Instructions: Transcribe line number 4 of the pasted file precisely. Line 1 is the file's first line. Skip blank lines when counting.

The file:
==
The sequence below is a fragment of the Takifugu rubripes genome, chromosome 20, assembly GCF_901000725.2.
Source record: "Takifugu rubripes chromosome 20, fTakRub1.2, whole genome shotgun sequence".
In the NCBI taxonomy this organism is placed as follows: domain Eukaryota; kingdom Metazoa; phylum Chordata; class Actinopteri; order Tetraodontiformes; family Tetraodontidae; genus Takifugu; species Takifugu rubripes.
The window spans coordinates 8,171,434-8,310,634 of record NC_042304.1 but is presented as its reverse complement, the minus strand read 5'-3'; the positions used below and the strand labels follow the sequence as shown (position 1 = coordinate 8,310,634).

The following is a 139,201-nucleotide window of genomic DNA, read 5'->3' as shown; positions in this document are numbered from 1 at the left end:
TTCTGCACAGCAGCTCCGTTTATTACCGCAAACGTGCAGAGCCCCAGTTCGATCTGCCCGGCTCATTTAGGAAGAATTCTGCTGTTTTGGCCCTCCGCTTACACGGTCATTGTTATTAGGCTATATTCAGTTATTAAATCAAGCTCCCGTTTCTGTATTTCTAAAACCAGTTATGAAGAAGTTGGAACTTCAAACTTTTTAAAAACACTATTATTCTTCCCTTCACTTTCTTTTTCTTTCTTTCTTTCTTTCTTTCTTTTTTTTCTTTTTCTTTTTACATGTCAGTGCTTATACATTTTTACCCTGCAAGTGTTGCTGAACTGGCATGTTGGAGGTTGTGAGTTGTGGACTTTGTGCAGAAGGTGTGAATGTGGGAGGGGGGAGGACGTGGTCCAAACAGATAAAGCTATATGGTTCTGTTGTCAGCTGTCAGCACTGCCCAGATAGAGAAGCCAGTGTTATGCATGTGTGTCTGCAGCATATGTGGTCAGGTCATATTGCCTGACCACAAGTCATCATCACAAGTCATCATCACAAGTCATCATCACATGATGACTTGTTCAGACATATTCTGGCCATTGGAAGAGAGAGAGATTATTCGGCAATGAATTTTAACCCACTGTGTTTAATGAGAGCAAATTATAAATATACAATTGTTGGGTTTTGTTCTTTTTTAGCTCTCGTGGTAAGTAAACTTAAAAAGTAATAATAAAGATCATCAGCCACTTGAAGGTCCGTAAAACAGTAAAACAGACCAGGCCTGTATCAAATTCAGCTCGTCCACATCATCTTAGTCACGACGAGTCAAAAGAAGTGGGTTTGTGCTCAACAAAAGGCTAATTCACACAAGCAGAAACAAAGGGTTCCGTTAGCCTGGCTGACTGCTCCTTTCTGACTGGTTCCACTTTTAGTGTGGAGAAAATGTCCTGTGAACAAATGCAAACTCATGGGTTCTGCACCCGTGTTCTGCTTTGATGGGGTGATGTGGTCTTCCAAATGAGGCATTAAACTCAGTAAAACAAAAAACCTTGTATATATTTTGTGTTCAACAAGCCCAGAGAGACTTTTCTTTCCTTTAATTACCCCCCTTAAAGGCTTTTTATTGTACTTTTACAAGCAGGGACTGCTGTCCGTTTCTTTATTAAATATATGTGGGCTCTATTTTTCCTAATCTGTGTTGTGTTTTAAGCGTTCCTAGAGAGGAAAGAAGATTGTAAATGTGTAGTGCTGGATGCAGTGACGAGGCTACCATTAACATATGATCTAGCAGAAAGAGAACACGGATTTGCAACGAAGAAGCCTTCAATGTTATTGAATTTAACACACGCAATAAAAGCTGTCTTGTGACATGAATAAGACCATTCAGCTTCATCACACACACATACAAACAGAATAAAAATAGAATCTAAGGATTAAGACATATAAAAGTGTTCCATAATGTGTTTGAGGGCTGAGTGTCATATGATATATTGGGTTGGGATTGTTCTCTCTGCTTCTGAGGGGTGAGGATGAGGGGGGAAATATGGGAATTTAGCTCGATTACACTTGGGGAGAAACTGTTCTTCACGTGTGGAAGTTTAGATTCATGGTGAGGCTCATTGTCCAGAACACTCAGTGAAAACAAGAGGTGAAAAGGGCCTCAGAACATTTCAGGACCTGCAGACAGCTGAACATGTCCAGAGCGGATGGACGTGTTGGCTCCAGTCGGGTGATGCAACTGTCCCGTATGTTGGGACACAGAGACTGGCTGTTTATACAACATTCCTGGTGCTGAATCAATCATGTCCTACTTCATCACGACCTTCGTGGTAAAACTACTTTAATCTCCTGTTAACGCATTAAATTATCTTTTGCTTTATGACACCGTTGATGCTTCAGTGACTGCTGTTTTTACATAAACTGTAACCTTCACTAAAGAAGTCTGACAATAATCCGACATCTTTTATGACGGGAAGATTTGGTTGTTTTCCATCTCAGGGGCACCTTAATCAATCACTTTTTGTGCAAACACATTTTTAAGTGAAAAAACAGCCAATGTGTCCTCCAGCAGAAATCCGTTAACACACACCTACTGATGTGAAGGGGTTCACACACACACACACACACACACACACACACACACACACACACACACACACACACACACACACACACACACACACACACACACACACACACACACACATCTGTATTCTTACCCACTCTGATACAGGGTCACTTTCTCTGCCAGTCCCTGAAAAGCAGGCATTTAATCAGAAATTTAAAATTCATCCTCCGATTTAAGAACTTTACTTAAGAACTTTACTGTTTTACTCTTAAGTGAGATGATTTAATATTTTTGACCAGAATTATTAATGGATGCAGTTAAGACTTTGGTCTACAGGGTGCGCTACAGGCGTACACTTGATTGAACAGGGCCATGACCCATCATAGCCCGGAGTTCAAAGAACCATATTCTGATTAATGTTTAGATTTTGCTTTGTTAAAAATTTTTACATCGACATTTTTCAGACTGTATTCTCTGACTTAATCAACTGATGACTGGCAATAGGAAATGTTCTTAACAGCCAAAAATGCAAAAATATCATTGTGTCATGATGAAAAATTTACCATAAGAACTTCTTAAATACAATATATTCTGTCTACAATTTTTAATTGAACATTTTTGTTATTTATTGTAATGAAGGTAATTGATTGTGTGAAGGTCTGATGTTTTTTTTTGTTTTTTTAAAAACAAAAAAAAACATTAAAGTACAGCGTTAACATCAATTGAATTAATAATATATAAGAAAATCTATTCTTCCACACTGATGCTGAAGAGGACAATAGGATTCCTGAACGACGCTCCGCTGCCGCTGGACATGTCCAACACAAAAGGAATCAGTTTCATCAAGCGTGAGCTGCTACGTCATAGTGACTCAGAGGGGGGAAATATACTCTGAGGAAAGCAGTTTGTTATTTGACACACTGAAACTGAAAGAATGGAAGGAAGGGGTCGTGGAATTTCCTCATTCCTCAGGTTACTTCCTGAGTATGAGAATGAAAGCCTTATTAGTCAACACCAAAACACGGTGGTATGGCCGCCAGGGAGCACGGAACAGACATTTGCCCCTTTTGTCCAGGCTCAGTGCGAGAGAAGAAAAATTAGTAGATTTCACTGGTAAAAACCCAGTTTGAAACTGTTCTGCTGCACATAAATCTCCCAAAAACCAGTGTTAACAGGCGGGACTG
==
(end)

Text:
The window spans coordinates 8,171,434-8,310,634 of record NC_042304.1 but is presented as its reverse complement, the minus strand read 5'-3'; the positions used below and the strand labels follow the sequence as shown (position 1 = coordinate 8,310,634).